Grain and fertilizer traffic rose 13 per cent in Canadian National Railway's fourth fiscal quarter, toward a small full-year increase in an otherwise record year on CN track.
Canada's largest rail network on Tuesday reported a fourth-quarter profit of $610 million on a record $2.53 billion in revenues, up from $592 million on $2.38 billion in the year-earlier period -- and a full-year profit of $2.68 billion on a record $9.92 billion in revenues for 2012, up from $2.46 billion on $9.03 billion in 2011.
CN's growth in 2012 "continued to outpace that of the overall economy, generating the highest volumes and earnings in company history," CEO Claude Mongeau said in a release.
Commodities related to oil and gas, particularly crude oil, saw strong growth, Mongeau said, but he noted the railway also benefited in 2012 from "increased wheat and soybean exports" among other improvements.
CN, he said, now expects to see "continued gradual improvement in the economy and further growth opportunities in intermodal, energy and other resource markets" in 2013.
Among the company's assumptions for the coming year are a 2013-14 grain crop in both Canada and the U.S. "in line with their respective five-year averages."
Crop production in Canada in 2012-13 was slightly above the five-year average, while production in the U.S. was below the five-year average, CN noted.
CN's grain and fertilizer handle for its fourth quarter ending Dec. 31 reached 171,000 carloads, up 13 per cent from the year-earlier period, while full-year grain and fertilizer carloads were up one per cent at 597,000. CN's 2012 traffic across all segments hit 5.06 million carloads, up four per cent.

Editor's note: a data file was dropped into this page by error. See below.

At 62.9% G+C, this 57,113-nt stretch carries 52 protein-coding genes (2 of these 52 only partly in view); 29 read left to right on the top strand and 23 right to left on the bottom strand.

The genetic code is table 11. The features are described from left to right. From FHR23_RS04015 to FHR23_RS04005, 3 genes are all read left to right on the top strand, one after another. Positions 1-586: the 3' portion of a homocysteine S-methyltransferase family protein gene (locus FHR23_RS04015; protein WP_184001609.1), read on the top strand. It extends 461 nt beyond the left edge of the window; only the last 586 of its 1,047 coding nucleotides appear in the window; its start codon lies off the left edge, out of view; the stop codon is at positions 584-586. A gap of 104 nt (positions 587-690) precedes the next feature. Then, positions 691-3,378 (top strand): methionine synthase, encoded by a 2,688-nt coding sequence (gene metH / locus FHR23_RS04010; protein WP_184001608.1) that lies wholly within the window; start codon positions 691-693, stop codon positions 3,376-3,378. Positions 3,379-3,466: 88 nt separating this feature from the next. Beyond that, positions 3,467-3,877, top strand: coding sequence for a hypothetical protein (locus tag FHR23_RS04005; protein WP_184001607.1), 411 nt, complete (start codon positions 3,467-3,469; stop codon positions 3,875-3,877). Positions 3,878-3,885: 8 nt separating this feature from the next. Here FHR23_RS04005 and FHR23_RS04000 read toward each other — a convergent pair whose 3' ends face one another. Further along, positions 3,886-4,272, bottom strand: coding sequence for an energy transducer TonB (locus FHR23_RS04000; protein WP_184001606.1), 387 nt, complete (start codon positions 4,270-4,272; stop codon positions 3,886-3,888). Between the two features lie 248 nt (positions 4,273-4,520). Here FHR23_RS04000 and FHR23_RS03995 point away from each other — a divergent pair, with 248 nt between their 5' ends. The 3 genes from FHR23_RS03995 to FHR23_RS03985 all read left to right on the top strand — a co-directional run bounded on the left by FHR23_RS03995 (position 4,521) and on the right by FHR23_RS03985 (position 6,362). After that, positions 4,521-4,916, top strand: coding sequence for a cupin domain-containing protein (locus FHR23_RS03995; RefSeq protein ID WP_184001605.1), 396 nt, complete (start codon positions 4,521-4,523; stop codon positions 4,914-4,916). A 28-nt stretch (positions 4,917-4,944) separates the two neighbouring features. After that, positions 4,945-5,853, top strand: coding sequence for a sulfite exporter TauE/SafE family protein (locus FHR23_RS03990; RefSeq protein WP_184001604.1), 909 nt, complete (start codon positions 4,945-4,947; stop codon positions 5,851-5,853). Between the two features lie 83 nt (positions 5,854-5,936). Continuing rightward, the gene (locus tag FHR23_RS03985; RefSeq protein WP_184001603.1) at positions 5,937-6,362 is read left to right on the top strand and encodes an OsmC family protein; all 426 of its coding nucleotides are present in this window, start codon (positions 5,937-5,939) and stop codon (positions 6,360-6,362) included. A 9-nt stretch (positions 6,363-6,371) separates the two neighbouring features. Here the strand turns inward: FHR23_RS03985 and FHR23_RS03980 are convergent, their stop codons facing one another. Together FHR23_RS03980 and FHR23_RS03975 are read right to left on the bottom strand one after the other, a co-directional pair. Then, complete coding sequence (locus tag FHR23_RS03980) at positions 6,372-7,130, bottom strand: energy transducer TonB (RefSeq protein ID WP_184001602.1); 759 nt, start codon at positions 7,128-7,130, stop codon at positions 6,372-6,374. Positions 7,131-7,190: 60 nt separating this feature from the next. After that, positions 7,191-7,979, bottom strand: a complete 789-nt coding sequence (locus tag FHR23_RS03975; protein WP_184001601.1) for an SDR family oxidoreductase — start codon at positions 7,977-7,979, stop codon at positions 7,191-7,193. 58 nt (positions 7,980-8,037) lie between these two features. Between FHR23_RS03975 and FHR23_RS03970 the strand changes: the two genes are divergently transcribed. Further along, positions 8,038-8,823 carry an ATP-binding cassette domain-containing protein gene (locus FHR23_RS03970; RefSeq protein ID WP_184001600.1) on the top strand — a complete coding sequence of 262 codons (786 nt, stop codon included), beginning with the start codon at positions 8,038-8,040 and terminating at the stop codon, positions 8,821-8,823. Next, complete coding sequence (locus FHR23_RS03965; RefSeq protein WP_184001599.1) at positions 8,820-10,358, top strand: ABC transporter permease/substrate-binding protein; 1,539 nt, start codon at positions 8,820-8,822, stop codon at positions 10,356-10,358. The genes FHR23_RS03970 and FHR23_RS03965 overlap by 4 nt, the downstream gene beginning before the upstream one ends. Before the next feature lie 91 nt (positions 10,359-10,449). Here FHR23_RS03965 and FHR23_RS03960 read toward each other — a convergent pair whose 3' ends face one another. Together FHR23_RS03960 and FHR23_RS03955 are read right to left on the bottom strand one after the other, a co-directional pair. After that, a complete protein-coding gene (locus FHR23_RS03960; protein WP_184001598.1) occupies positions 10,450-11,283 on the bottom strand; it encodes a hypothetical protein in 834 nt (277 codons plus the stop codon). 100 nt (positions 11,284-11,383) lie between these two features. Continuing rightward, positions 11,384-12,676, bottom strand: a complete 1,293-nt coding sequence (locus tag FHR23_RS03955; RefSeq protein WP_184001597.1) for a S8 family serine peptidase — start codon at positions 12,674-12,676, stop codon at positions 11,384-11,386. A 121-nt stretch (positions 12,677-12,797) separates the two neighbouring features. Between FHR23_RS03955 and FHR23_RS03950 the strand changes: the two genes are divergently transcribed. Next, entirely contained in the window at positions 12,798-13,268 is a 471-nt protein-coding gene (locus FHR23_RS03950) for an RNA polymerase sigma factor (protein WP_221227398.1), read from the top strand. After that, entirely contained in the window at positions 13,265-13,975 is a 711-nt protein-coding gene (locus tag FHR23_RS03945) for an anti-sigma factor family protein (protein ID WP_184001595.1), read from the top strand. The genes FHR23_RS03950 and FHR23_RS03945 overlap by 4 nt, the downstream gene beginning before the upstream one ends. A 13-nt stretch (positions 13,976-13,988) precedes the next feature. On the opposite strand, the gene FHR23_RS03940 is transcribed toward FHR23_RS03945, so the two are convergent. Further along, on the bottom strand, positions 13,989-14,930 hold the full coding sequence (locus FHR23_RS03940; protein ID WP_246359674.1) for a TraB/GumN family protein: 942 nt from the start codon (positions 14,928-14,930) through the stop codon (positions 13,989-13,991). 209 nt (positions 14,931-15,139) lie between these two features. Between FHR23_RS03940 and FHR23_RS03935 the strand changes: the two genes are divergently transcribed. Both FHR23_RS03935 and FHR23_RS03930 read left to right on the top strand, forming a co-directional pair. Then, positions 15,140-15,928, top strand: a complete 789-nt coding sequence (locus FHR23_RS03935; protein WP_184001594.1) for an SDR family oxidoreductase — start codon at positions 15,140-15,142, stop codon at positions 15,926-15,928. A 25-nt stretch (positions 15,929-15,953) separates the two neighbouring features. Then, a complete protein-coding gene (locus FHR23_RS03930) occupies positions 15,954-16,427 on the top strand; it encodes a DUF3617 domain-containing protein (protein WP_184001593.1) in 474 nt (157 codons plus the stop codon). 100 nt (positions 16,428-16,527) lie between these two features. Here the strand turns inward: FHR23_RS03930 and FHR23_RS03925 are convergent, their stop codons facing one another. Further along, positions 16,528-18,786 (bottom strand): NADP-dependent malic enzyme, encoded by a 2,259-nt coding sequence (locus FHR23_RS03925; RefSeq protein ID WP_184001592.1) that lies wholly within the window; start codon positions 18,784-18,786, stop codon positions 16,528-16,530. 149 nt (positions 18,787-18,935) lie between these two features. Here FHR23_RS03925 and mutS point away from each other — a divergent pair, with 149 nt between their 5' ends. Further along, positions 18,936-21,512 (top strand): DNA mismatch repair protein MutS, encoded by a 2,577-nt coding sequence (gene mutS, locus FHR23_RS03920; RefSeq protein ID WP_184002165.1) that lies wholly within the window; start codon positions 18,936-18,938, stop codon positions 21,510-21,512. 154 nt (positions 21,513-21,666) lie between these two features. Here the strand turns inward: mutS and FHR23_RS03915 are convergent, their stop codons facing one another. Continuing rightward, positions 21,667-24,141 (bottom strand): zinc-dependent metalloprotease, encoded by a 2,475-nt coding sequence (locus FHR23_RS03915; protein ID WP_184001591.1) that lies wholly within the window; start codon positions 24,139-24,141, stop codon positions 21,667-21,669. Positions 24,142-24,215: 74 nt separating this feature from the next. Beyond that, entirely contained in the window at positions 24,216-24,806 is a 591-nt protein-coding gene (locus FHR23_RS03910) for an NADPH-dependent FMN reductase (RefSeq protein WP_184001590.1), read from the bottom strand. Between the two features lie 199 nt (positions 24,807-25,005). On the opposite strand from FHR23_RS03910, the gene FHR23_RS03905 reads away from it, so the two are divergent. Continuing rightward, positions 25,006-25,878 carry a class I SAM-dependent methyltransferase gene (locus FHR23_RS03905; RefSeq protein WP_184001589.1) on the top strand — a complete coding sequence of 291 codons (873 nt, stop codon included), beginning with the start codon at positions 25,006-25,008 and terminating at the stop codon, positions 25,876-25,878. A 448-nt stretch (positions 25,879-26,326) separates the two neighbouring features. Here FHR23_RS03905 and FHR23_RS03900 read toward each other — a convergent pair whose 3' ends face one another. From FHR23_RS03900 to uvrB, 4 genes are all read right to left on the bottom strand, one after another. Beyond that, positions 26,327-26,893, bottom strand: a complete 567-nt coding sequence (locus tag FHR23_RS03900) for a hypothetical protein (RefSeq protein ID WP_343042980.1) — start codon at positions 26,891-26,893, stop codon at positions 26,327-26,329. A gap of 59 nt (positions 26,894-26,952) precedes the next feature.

Grain and fertilizer revenue in CN's Q4 was up 11 per cent at $459 million, for revenue per carload of $2.684, down one per cent. Full-year grain and fertilizer revenue rose four per cent to $1.99 billion, for revenue per carload of $2,663, up three per cent. CN's 2012 revenue per carload overall reached $1,767, up six per cent.
CN said its increase in total revenues was largely attributable to higher freight volumes, due in part to growth in North American and Asian economies, and the company's "performance above market conditions in a number of segments."
However, Montreal-based CN also logged increased volumes in its second quarter "as a result of a labour disruption at a key competitor," namely the strike by unionized engineers and conductors at Canadian Pacific Railway in May.
CN also booked more revenue from freight rate increases, a higher fuel surcharge and a "positive translation impact from a weaker Canadian dollar on U.S. dollar-denominated revenues."
CN's operating expenses in 2012, meanwhile, rose nine per cent on "higher labour and fringe benefits expense, increased purchased services and material expense, as well as increased fuel costs."
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